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Bird Nests

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122 Views
A scrape nest on the beach made by a pair of American Oystercatchers. Photo by Alan Wilde

by Sarah Belles

Just like the birds that make them, bird nests come in many different forms. Depending on the size, habitat, and lifestyle of their maker, bird nests can range greatly in complexity–from simple scrapes in the sand made by many beach nesting birds, to intricately woven hanging nests crafted by birds like orioles and weavers. 

Most people would probably picture the familiar grass or stick cup created by many songbirds when imagining a bird nest. Nests like this can be found nestled between tree branches and leaves or even in manmade structures or items, such as a hanging flower pot on a front porch. These cup nests may be constructed with a variety of materials, including grass and sticks, and may be lined with feathers, hair, and other fibers. Hummingbirds use materials like plants and spider webs to create small cup nests that can actually expand to accommodate chicks as they grow.

Birds such as orioles and the aptly named weaver birds make woven nests. By using their beaks to poke and pull strands of grass and other fibers together, female orioles create cozy hanging structures to hold their eggs. On a much larger scale, Sociable Weavers in Africa create giant woven nest complexes that hold entire communities of birds. 

Some birds prefer to nest in cavities. These cavities may be premade by natural causes, other animals, or humans, or might be excavated by the birds themselves. Some examples include tree cavities, nest boxes, and a variety of other enclosed spaces. Birds that use cavities to nest include Wood Ducks, many species of woodpeckers, some types of owls, chickadees, bluebirds, and more. While these birds typically reside in cavities well above the ground, there are also birds such as Burrowing Owls that create or utilize underground cavity nests, or burrows.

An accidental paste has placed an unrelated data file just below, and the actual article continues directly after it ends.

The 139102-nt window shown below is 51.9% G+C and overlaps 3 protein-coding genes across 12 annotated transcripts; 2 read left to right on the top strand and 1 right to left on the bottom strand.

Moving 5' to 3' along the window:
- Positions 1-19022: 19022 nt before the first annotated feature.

Platform nests are commonly made by large raptors and wading birds, such as eagles, egrets, and herons. Bald Eagles create their platform nests high in the tops of trees, while wading birds will typically nest in shrubs or trees close to a body of water or wetland area. Platform nests can also be found floating on the water itself in certain areas. These nests are made by several water bird species, including grebes and gallinules.

Certain types of birds nest on cliffs and other man-made structures, such as bridges. Cliff Swallows, for example, create enclosed nests out of mud that they typically attach to the side of a cliff. Some seabirds similarly use cliffs for nesting, but instead opt to lay their eggs directly on a cliff ledge with little to no nest material. While this nest placement might seem precarious, many of the birds who choose this method lay eggs that are slightly more pointed on one end which can keep the eggs from rolling around too much.

Finally, some of the simplest nests are the scrapes created by many beach nesting birds. Using their body and feet, birds such as plovers, terns, and others will create shallow depressions in the sand to hold their eggs. This nest might be located in a small territory guarded by a single pair, or some beach nesting birds choose to nest in large colonies with others of the same species or a mixed group of species. Some species that nest in colonies include Black Skimmers and Least Terns.

These examples are some of the most common types of bird nests, but there are other birds that make unique nests that might not fall in these categories. Every nest-making strategy has been tailored to each group of birds over time to best suit their needs. This process has led to the diverse array of bird nests that we can see and appreciate today.

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